Billions and billions of people go to work all the time and do the exact same thing day in and day out that they did the year before and the year before that and so on until infinity. That may sound a bit dramatic, but give it a second to sink in. How often do you find yourself doing things throughout the course of your day simply because that’s what you’ve always done? If someone were to walk in and say, “Hey there, I’ve got some ideas that might help you get your job done a little more efficiently," what would your immediate reaction be?
Yep, me too, if I'm being honest with myself.
So that got me thinking when I read this quote from, of all people, Carl Sagan:
It seems to me what is called for is an exquisite balance between two conflicting needs: the most skeptical scrutiny of all hypotheses that are served up to us and at the same time a great openness to new ideas. Obviously those two modes of thought are in some tension. But if you are able to exercise only one of these modes, whichever one it is, you’re in deep trouble.
If you are only skeptical, then no new ideas make it through to you. You never learn anything new. You become a crotchety old person convinced that nonsense is ruling the world. (There is, of course, much data to support you.) But every now and then, maybe once in a hundred cases, a new idea turns out to be on the mark, valid and wonderful. If you are too much in the habit of being skeptical about everything, you are going to miss or resent it, and either way you will be standing in the way of understanding and progress.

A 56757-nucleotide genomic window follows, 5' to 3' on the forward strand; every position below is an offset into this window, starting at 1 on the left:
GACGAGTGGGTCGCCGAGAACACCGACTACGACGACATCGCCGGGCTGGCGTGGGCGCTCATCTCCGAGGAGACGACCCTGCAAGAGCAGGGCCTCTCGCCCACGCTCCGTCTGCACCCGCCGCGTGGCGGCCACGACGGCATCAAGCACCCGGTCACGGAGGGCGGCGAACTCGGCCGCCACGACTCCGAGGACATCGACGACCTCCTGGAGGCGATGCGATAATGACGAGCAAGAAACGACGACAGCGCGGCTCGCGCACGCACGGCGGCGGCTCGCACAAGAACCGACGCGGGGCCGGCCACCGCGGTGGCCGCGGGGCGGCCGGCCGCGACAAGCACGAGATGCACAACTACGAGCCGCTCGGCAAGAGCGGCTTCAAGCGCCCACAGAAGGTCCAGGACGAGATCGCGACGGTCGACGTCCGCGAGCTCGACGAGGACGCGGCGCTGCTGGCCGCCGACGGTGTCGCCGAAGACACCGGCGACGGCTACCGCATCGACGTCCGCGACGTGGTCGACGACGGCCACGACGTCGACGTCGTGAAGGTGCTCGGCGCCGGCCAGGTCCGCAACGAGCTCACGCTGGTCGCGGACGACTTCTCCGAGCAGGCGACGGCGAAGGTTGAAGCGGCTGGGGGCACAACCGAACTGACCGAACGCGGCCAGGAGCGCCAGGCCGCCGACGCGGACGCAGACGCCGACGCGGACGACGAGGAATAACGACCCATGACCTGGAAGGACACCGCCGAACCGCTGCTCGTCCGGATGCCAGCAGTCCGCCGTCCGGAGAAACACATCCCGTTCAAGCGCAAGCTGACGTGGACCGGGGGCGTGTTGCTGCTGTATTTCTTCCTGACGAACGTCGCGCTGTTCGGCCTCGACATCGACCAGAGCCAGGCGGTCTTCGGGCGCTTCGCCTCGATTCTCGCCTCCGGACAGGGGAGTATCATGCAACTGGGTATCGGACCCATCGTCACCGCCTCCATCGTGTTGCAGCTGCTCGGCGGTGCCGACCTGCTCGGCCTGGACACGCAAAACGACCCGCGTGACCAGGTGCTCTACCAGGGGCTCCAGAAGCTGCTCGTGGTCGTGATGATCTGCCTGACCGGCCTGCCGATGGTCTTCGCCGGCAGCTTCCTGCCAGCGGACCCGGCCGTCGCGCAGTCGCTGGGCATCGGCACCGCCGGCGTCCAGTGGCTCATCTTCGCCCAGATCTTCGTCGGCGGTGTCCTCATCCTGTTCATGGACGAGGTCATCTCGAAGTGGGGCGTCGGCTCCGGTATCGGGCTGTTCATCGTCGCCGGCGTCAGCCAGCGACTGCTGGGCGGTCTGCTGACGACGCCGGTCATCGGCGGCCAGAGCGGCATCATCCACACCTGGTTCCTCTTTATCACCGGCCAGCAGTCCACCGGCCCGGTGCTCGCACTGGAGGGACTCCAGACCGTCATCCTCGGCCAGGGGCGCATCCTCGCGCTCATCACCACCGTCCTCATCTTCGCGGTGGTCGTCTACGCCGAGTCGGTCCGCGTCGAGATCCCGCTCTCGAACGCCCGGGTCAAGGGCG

On the other hand, if you are open to the point of gullibility and have not an ounce of skeptical sense in you, then you cannot distinguish the useful as from the worthless ones. If all ideas have equal validity then you are lost, because then, it seems to me, no ideas have any validity at all.
Some ideas are better than others. The machinery for distinguishing them is an essential tool in dealing with the world and especially in dealing with the future.
Tall order, isn’t it? Sure we think we’re really good at our jobs and know when it’s time to go to the well for a new idea and when it’s time to surf the current wave. But does that keep us from recognizing game changing or even just day changing ideas when they’re sitting right there in front of us?
Now I’ve certainly written this post from a decidedly cynical angle, but there have been times in my life when I’ve really wanted to believe something and didn’t take the time I should have to try and poke holes in the solution in front of me. This balance that Carl Sagan talks about? It’s not easy. But I have a feeling it can lead to great things. What do you think?